Safety assurance company ResilienX reports completion of a prototype for a new capability to estimate the battery usage for a given flight plan, based on craft and battery characteristics and the forecasted wind profile. This research was made possible through a Phase II SBIR Extension contract funded by Spright, Pablo Air, and NASA. The research effort brought together a collection of partners in the uncrewed aircraft systems (UAS) industry to support flight testing in South Korea, Michigan, and at the Fort Monroe UAS Center of Excellence in Hampton, Va, says the press release.
The team was able to achieve results which accurately predicted discharge current from nominal flight operation information, exceeding 99% model accuracy for a current aircraft, trained with the flight data. The accuracy metric includes the sum of the discharge current time series function, when comparing the truth time series to that of the predictor, shown below.
To test and validate BE-WindEE, flight plans were generated and a wind profile over the route was calculated by the TruWeather RouteCast service. Anemometers (wind sensors) were attached to each craft (Figure 2), far enough away to be unaffected by the rotors, to collect the actual wind data. Collected data was used to train the BE-WindEE ML models, which were then used to successfully predict the battery usage over the next set of flights.
“Our next step is to productize our new Battery Estimator for Wind Energy Efficiency (BE-WindEE) to support UAS operations at scale, across many different craft configurations and battery types,” explained Andrew Carter, ResilienX CTO. “ResilienX will be collaborating with WindShape to capture and validate data for training methodologies using WindShape’s Testing, Inspection, Certification, and Validation Center in Tulsa, Oklahoma. This will enable OEMs and operators to run through a battery of wind tests to validate their system performance, and if they choose, feed the data to train BE-WindEE. This would unlock the BE-WindEE service for their craft. Operators will also have the option to use BE-WindEE in conjunction with the ResilienX FRIAHMWORK safety assurance software to monitor for battery health issues.”
“ResilienX’s new Battery Estimator for Wind Energy Efficiency (BE-WindEE) supports UAS operations by ingesting wind forecasts and predicting battery discharge rates for craft while on a mission,” explained Andrew Carter, ResilienX CTO. “The ability to accurately predict necessary downtime due to charging needs will create an opportunity for highly efficient scheduling and increase revenue for operators. These efficiencies will drive higher margins for operators who need to maximize the time the drone is in the air to make money.”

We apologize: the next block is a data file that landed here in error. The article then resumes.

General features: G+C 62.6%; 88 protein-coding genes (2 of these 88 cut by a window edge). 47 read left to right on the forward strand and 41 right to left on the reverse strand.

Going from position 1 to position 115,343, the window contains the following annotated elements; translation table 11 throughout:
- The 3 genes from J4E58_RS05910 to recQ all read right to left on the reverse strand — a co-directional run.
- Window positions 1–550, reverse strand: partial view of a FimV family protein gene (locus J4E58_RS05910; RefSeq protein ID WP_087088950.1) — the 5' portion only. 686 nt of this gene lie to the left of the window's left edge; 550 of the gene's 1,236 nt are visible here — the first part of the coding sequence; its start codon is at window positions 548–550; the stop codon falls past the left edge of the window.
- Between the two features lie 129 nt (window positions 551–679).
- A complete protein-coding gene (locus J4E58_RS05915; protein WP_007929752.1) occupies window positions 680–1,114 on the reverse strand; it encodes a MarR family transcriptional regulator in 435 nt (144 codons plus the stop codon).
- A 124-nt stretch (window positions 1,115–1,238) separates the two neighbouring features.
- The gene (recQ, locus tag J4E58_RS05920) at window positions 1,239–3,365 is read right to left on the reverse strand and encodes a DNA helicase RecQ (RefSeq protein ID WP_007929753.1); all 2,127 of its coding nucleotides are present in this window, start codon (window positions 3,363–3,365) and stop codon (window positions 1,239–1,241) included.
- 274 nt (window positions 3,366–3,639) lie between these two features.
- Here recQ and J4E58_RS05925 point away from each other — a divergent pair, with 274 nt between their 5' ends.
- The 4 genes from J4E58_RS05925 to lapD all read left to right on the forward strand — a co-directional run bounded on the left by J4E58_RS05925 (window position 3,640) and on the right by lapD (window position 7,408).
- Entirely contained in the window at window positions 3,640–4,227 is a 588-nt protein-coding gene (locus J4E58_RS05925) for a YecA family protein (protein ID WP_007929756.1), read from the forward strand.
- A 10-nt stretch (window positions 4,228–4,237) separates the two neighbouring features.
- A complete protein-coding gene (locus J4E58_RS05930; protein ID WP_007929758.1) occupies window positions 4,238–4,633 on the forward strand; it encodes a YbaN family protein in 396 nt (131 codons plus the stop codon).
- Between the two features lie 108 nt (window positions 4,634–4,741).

TruWeather Solutions, a leading innovator for micro-weather sensing and decision insights, drove the wind forecasting models used by BE-WindEE to anticipate remaining battery life for the flight testing. Don Berchoff, TruWeather CEO said, “The ability to accurately predict necessary downtime due to charging needs will create an opportunity for highly efficient scheduling and increase revenue for operators. These efficiencies will drive higher margins for operators who need to maximize the time the drone is in the air to make money. Accurately forecasting the wind at low altitudes will enable these efficiencies and we are happy to deliver our wind service to meet this need.”
PABLO AIR is a South Korean company and a leading provider of integrated drone solutions. They supported ResilienX as part of this NASA effort by conducting flight tests in both South Korea as well as Hampton, VA. The flight tests allowed ResilienX to validate their BE-WindEE prototype. Chanjoo Lee, Chief Operating Officer of PABLO AIR said, “as a drone delivery service and UATM (Urban Air Traffic Management) provider, through the prototype, we learned a significant opportunity in leveraging the ability to accurately forecast potential impacts between operational geographical conditions and operational decisions. We are excited about how this solution can enhance our operational capabilities and contribute to the development of urban air mobility infrastructure.”
Blueflite, who earlier this year announced a new partnership for 40 units of their advanced logistics drone platform to Spright, also conducted flight testing in Michigan to support this NASA SBIR. “As a commercial operator our focus is to keep aircraft in the air,” said Jim Rector, VP of Operations for Spright. “There are several components to that operational challenge and expanding our understanding of wind and battery consumption on our service models will increase our ability to serve customers efficiently.”
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